There’s always some danger in claiming an album as your “most natural sounding”. Tricky did that with Vulnerable, calling it his “most honest and open record,” and it isn’t remembered as a highlight of his career.
Washington, DC based musician Martyn falls into this trap on his third full-length release in the past five years, The Air Between Words. Despite a back-to-basics approach that creates a fond atmosphere, there is little of style or substance to be found, and that makes The Air Between Words a tiresome listen, sporting few of his previous excitements.
Perhaps Martyn listened to a lot of Trax Records in his youth, because there is certainly a heavy house music feel here – not the kind of house that’s been co-opted by EDM in recent years, but ’90s house, when funk and Aphex Twin electronica were coalescing. Forgiveness Step 2 is an example where this mix is embodied wonderfully, even featuring an ambient interlude mid-track that brings up the best of the Artificial Intelligence series with a bit of M-Theory thrown about. Empty Mind tries this approach too, but the DJ Shadow-esque vocal samples are a far cry from Endtroducing….. and the Musicology beats are stale. There’s an understated glare of static and warped strings, which are extremely interesting and would serve Martyn well if he focused more on peppering his music with more of these clicks and cuts.
The album’s 52-minute running time is almost entirely four-on-the-floor dance beats for the cool-down room of a ’90s IDM rave. This isn’t a bad thing– some of FaltyDL’s better tracks are five-to-seven minute downtempo chillbeat – but the lack of texture with the exception of steady rhythmic beats adds little to interest the mind. There’s cinema, but not much magic; Two Leads And A Computer features some beautiful bass distortion through a mix of brief keyboard flashes, but the six-and-a-half minute length leads things to get old fast. Artists such as Actress used length to their advantage, gently adding and subtracting elements to keep the ears engaged without losing focus. Martyn doesn’t do that: he has his general theme, but by the 10th time the same jazz piano chord plays on Drones, you’ll be wishing for a bit more freak out.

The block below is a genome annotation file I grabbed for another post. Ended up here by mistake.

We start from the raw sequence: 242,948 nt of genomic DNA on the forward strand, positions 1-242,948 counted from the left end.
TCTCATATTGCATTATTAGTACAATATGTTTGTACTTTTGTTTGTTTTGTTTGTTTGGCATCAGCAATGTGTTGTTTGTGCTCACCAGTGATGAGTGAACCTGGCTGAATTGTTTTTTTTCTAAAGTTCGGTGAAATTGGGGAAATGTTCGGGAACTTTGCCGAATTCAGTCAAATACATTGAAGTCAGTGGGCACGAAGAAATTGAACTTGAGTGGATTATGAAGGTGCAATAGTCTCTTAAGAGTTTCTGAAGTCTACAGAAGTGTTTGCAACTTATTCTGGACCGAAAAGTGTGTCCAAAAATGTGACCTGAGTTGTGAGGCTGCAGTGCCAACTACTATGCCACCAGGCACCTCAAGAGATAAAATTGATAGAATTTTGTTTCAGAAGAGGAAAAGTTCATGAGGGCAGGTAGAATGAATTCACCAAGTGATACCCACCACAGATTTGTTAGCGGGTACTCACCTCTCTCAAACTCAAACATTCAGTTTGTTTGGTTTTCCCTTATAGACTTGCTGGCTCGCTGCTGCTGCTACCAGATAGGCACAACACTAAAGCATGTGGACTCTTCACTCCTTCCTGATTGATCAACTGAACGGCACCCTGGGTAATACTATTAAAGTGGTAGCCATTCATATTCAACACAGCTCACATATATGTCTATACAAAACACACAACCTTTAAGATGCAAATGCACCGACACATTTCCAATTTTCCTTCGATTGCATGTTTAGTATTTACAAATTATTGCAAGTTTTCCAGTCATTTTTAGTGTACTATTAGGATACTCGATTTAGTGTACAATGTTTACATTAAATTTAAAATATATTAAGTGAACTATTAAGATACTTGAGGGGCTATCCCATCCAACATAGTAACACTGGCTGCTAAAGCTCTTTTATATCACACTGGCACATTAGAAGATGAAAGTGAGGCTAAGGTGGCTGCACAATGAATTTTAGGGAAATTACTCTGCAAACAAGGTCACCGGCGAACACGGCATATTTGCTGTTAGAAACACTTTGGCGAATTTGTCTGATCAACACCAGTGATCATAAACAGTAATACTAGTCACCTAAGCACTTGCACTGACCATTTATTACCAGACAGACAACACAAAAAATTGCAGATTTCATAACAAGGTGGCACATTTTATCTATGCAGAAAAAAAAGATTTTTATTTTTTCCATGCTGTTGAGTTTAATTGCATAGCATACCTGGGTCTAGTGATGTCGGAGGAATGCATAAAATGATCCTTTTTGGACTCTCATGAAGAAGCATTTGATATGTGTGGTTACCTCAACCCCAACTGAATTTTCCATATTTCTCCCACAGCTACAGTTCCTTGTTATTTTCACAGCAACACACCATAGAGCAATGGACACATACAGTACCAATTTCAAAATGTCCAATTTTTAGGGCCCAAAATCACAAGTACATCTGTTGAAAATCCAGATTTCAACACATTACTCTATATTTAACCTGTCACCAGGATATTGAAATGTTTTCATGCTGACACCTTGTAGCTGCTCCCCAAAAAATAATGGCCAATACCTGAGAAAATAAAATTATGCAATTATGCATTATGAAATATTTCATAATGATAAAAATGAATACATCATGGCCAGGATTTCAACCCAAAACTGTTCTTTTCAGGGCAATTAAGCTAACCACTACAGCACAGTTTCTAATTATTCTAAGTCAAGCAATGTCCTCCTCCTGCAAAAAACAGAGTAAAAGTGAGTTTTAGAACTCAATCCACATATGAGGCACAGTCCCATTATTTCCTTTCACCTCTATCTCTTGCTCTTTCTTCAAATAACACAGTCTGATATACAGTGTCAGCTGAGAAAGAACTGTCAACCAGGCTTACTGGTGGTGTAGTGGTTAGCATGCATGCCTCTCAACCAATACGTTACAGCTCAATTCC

Glassbeadgames, a collaboration with Four Tet, features some of Kieran Hebden’s eccentricity and has some evolving ideas, but feels hampered by a need to play rehashed breaks halfway through the song. The beatless keyboard break is a cliché, but Martyn and Hebden play as if it’s a brand new idea. And with the aforementioned lack of real climax, it’s a misguided attempt. The track is saved by a strong final one-third, where pitch-shifted voices call back to earlier themes in the song and a skeletal arrangement of xylophone and strings bring to a steady close. Those two minutes make up the strongest point of the entire album, and it demands replays. It’s a fantastic section. It does not make up for the lackluster other 50 minutes, though; but focusing on sections like these will ameliorate much of the discussed flaws.
Like That has some of the DJ Rashad hyperactivity and repetitive vocals samples. Matthewdavid and St Vincent absolutely nailed sexuality in this year’s releases, but hearing the nigh-orgasmic repeat of “like that / just like that” and moans over and over again are more disturbing than they are a turn-on. Love Of Pleasure, featuring Inga Copeland of Hype Williams, explores love in a lyrically evocative manner with some genuinely interesting sounds, despite the sonic lapses that plague the rest of the album; surely, The Air Between Words’ strengths lie in its collaborations.
Martyn has an incredible musical heritage and series of works in his past, and it’s a shame that The Air Between Words simply is not as interesting nor as rewarding. Martyn stated that “every album signifies a period in your life,” so it would be a mistake to consider this one his most natural sounding when other works have more fully shown his prowess as a producer.